Engaging in interesting conversation is always a high point of my week. A good friend stopped by the office and we talked about, among other things, my favorite subject—grandchildren. Specifically, we talked about how intelligent young people are today, compared to the knowledge that we had at their age and especially compared to their parents.
Education has changed since my days in a one-room school house. Children today learn more in preschool than I was exposed to in my first two to three years of elementary school. While I learned to type as a sophomore in high school, keyboarding is taught prior to middle school.
I watched a news report last week in which a school was attempting to adapt to the use of smart phones as a part of the curriculum. Rather than fighting the prevalent usage of phones during school hours, the aim is to take advantage of the students’ abilities. Homework assignments were to be sent and returned via the phones and an app was being created to allow parents the ability to check in. It sounded like a rather novel approach.
I understand the need for our youngsters to learn keyboarding and using a computer and a smart phone at an early age. That makes sense to me. However, I do not understand why our school systems today do not see the need to teach cursive writing.
To the dismay of my parents, my handwriting skills did not come even close to measuring up to theirs. Of course, when they were in school, they spent hours practicing their penmanship. All I can say is that I did learn cursive and I had bad handwriting until I went to the university where it only got worse.
The only saving grace for me was a drafting class that I took in junior high, where I learned to neatly create block letters. That skill has not left me, and my printing is still quite legible. In fact, most of my handwriting today is printed, save my signature.
And this brings me back to the subject of our young people learning to write. Our oldest grandson is 15 and will be soon applying for his driver’s permit. I asked him if he was ready for the test, and received the obligatory grunt and shrug. However, I think I stumped him when I asked him how in the world he intended to sign his application.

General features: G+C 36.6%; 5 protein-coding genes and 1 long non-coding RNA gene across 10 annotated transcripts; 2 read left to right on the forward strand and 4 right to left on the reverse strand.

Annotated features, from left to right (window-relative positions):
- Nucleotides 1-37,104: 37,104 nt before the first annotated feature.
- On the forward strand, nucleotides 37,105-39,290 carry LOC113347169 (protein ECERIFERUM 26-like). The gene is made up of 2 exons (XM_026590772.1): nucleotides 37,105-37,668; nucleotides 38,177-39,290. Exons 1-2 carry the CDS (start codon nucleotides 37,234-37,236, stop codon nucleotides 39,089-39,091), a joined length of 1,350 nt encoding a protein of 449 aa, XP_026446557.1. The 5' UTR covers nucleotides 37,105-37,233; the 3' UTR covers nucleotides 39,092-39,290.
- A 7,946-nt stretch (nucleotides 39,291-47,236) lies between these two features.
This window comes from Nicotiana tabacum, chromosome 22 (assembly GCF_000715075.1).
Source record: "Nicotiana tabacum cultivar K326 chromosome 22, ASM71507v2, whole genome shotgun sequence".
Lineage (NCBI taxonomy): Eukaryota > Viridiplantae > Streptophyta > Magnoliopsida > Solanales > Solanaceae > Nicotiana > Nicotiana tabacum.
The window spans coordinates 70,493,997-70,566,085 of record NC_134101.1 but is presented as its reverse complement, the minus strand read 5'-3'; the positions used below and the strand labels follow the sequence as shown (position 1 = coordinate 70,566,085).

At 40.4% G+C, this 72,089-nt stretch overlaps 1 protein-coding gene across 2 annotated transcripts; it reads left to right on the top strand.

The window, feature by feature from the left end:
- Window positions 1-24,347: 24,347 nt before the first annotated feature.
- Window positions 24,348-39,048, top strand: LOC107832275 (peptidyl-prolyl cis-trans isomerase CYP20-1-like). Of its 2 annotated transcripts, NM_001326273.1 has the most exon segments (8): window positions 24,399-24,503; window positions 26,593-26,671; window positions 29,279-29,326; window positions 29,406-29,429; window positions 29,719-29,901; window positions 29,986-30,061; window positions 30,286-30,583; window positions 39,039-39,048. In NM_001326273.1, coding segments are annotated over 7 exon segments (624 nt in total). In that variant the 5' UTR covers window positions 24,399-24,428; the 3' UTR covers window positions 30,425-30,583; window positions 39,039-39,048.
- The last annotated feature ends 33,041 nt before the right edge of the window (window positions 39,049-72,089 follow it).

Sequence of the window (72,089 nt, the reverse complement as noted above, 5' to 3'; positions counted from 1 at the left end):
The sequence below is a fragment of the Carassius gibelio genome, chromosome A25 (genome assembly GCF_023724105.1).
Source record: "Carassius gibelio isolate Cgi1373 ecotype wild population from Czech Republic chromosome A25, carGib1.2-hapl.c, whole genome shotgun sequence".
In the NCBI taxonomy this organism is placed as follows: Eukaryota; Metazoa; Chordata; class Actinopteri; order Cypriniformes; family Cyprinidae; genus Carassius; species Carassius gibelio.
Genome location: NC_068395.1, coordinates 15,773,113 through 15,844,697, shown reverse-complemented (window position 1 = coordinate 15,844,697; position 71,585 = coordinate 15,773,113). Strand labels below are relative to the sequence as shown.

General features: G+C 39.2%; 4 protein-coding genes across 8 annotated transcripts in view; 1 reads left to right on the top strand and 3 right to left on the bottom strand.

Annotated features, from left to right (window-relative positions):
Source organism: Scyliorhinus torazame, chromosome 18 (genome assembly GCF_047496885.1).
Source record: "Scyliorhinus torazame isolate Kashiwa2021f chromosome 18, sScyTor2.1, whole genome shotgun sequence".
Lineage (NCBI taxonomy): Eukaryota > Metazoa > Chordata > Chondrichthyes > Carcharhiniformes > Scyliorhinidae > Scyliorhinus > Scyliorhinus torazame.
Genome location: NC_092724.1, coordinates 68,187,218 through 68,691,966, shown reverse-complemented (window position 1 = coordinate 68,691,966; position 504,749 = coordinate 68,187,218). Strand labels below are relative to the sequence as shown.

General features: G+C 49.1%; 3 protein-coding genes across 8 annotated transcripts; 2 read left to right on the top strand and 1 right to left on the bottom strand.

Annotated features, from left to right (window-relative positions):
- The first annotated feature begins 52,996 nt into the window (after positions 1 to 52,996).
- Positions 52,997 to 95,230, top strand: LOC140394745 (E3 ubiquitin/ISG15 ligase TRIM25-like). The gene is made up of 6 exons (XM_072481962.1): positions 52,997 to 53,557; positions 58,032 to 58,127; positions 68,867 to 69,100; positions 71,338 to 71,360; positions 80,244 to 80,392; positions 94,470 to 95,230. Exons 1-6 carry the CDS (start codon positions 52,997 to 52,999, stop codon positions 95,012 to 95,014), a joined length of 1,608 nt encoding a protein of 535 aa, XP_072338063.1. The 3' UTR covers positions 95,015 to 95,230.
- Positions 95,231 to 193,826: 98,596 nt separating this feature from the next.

If you can’t write cursive, how can you be expected to sign your name, what would your signature look like? I can image now an entire generation of people who are going to be blankly staring at the last few lines of legal documents and not knowing what to do. After all, there will be two lines to complete: signature, and immediately under that a printed name.
What if the proper response to both lines is the same? Is a printed name a signature? Are we going to have to redraft all our legal forms in order to accommodate this next wave of consumers that will not have the ability to sign a document? Perhaps they could make an “X” and print their names under that.
There is yet one more concern to consider. Imagine writing a nice card or hand written letter to a grandchild, only to learn later that the grandchild had to have it read to them because they can’t make out those unfamiliar curvy words.
If this is the case, our young people will never be able to read copies of the original Declaration of Independence, United States Constitution or Gettysburg Address. For them, trying to read any of these ancient handwritten documents will be as difficult as attempting to interpret a foreign language.
My friends, I fear that they may not be able to read the writing on the wall.
David Coffelt is a Harrisonville area resident and his email address is firstname.lastname@example.org.